The August 10 2013 cover story in The Economist and Washington Post White House reporter Juliet Eilperin’s August 10 on the second-term Obama White House and climate change should be ‘must reads’…sand between your toes or not.
It’s the waning and listless (?) days of mid-August and late summer, leading up to the rush of fall, the return to school, and the scheduled September 27 4 a.m. Eastern Time official release of the first component of the IPCC’s “AR5 ….”
Beach or mountains or otherwise, they’re no excuse for missing at least two essential “must-read” pieces on climate change.
The Best and the Worst of China
One is “The world’s worst polluter: Can China clean up fast enough?” four-page cover story in the August 10 issue of The Economist, one of a dwindling number of mainstream weeklies sill doing generally outstanding coverage on climate change and a range of other vital issues.
“The world’s worst polluter is also the biggest investor in green energy,” the magazine teases in its table of contents blurb, illustrating just one of a wide range of enigmas that make China and climate change so critically intertwined … and important.
“The fetid smog that settled on Beijing in January 2013 could join the ranks of these game-changing environmental disruptions” leading to major foundational overhauls, the magazine reports. “You could smell, taste, and choke on it.” That “airpocalypse” added new urgency to local environmental anxieties challenging the country’s burgeoning population and their leaders, prompting a $275-billion (Billion!) five-year air cleanup initiative.
“None of the challenges facing the new generation of [Chinese] leaders is bigger than those posed by the environment,” The Economist reports.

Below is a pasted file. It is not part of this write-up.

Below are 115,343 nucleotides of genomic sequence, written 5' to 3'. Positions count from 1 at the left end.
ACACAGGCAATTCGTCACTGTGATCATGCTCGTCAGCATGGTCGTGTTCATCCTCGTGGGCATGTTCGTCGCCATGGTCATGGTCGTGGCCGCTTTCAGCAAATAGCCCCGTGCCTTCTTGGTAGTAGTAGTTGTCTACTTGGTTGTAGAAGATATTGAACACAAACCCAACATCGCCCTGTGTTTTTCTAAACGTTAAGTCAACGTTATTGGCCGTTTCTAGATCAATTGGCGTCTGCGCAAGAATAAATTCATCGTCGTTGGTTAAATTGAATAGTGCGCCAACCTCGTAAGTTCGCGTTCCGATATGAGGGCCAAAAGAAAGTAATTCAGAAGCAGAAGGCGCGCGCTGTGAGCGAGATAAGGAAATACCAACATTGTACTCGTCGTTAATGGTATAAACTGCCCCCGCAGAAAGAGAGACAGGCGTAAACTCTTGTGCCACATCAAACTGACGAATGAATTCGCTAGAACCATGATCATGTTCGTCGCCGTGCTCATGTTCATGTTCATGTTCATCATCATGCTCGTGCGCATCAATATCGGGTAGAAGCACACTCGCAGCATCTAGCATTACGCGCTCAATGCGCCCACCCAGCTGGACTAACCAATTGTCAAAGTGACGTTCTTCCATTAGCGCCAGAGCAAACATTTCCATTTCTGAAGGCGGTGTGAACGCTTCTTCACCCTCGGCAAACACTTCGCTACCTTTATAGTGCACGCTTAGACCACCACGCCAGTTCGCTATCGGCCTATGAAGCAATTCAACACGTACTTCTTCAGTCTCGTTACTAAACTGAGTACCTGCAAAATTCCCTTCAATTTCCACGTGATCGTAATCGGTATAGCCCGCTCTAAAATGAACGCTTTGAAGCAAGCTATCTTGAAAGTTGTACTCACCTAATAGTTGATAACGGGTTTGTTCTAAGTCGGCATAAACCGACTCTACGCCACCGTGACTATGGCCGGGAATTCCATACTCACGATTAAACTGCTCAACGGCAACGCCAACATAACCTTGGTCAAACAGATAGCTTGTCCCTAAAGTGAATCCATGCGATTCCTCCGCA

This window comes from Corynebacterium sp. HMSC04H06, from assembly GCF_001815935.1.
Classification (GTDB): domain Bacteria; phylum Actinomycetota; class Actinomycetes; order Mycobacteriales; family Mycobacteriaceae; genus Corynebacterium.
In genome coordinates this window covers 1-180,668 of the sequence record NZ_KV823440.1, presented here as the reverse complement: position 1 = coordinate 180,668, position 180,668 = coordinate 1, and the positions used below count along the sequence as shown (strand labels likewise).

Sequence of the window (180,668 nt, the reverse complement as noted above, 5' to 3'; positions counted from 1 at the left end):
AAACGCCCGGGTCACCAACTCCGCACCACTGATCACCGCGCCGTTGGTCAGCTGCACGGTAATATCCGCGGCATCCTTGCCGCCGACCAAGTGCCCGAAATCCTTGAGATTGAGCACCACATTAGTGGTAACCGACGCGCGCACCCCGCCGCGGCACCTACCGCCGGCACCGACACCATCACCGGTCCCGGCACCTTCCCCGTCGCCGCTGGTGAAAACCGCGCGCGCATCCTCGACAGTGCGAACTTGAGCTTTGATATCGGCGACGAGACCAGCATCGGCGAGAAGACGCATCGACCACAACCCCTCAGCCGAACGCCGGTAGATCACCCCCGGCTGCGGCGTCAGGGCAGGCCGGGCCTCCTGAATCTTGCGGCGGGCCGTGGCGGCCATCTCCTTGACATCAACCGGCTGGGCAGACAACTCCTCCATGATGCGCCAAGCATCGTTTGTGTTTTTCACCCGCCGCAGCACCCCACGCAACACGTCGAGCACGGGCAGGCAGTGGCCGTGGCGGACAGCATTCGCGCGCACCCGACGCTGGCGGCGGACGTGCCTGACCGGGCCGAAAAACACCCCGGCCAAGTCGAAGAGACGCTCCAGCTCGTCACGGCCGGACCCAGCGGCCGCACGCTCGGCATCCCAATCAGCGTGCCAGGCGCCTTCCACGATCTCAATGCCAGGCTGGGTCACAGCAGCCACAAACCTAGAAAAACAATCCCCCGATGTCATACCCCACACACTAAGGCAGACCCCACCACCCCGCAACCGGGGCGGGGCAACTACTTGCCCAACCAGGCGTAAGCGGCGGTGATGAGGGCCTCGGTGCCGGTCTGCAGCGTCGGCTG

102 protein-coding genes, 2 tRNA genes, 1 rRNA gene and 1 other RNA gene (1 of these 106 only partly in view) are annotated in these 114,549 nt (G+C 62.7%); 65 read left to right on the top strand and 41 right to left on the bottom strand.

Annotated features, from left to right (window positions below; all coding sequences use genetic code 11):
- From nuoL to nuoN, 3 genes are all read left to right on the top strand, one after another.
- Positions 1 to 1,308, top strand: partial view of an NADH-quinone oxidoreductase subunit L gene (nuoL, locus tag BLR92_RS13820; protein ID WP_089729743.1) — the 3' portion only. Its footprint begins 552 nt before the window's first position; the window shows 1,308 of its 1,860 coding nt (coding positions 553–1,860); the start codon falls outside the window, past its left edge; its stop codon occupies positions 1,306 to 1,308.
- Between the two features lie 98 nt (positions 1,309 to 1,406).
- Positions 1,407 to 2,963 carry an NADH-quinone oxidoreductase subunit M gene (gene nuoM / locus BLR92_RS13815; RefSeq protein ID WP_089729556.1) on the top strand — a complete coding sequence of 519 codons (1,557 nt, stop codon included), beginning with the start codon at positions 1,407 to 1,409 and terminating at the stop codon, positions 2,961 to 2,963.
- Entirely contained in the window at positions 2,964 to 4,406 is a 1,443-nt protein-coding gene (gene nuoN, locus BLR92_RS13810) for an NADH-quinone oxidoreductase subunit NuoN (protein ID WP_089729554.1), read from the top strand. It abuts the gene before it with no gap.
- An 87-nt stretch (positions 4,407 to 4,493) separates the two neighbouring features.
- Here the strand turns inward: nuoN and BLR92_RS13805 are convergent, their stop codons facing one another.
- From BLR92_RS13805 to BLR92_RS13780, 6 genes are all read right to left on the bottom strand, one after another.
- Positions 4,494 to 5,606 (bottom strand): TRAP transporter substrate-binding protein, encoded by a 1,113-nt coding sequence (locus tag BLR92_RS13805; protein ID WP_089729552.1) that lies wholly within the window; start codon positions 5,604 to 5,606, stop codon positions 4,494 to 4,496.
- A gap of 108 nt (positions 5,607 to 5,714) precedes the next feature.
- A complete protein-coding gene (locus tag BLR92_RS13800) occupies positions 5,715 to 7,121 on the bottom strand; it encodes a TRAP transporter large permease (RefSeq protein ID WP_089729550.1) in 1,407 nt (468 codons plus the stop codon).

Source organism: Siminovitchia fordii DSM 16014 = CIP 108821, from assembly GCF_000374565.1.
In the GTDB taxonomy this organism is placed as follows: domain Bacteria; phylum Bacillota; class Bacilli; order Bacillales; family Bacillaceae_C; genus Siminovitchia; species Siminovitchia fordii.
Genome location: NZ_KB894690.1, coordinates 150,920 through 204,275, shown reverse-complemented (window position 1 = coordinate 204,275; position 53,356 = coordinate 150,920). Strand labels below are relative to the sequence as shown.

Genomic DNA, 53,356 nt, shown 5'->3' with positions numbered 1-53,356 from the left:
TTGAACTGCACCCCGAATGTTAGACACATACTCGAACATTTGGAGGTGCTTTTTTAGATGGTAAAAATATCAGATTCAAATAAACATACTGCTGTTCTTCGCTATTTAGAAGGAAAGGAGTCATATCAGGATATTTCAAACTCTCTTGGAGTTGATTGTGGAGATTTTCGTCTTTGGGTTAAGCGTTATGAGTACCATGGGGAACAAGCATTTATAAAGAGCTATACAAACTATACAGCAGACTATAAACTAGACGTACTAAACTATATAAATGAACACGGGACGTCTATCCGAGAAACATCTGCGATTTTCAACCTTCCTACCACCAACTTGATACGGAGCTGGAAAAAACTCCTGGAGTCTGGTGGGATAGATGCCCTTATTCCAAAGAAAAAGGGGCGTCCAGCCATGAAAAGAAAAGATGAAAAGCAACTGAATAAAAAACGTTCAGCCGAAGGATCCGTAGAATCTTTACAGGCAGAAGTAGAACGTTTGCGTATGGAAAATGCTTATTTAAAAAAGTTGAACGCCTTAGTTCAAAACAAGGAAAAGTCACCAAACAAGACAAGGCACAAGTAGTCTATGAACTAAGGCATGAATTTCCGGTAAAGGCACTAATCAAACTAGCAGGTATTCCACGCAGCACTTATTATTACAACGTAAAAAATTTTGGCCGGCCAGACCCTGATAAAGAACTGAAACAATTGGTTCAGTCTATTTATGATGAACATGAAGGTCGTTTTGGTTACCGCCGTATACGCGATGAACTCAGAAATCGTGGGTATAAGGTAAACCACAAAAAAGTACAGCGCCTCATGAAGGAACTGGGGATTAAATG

A turning point? Perhaps, but “there is something else in the air, less immediately damaging but with a far bigger global impact” … China’s GHG emissions, now nearly one-third the world’s total (up from 10 percent in 1990).
“Since 2000 China alone has accounted for two-thirds of the global growth in carbon dioxide emissions,” the magazine reports.
“China has a huge domestic market, cheap capital and sunny, windy deserts: the ideal environment to build a zero-carbon energy system. It is the silver lining of a very dark cloud. If China cannot do it, no one can.”
That’s just one morsel among many in the article illustrating why it’s so obvious that: Without China … there’s no climate change problem. And without China, there’s not a climate change solution.
Read it and weep. But most of all … read it and learn … and be impressed, and maybe a tad depressed too.
Climate on the White House Beat
And then track down White House reporter Juliet Eilperin’s “In His Second Term, Obama Becomes Bolder on the Environment.”
Told by newly confirmed EPA Administrator Gina McCarthy that Obama sees climate change “as a necessary part of his legacy,” Eilperin wanders from one federal agency to another and finds the often newly confirmed agency heads going well beyond what appeared the case in the first Obama administration, leaving some likely adversarial industry lobbyists recalculating their own next steps.
Eilperin quoted Rhode Island Democrat Sheldon Whitehouse, founder with California Democratic Congressman Henry Waxman of the congressional Safe Climate Caucus as saying he sees a “sea change” since Obama’s June 2013 climate speech at Georgetown University.
“It does not appear to be ‘just make a speech and walk away,'” Whitehouse told her in an interview. “It appears to be a lasting and real policy shift.”
Among other things, the Eilperin story is notable because of her having only recently moved to the White House from the paper’s key environmental reporting slot. Some had wondered how and whether her environmental experience might play-out on the larger beat, and this may be one encouraging sign.
It comes, mind you, at a time when the beat overall continues to suffer, including the loss of more and more veteran science and environmental reporters at metropolitan dailies: Just this week, respected veteran environmental reporter Perry Beeman announced he is leaving journalism and his long-time Des Moines Register post to take up a public relations position with Grinnell College.
The excellence of The Economist cover story and of the Eilperin reporting, that is to say, does nothing to brighten the dim light of mainstream media climate coverage overall.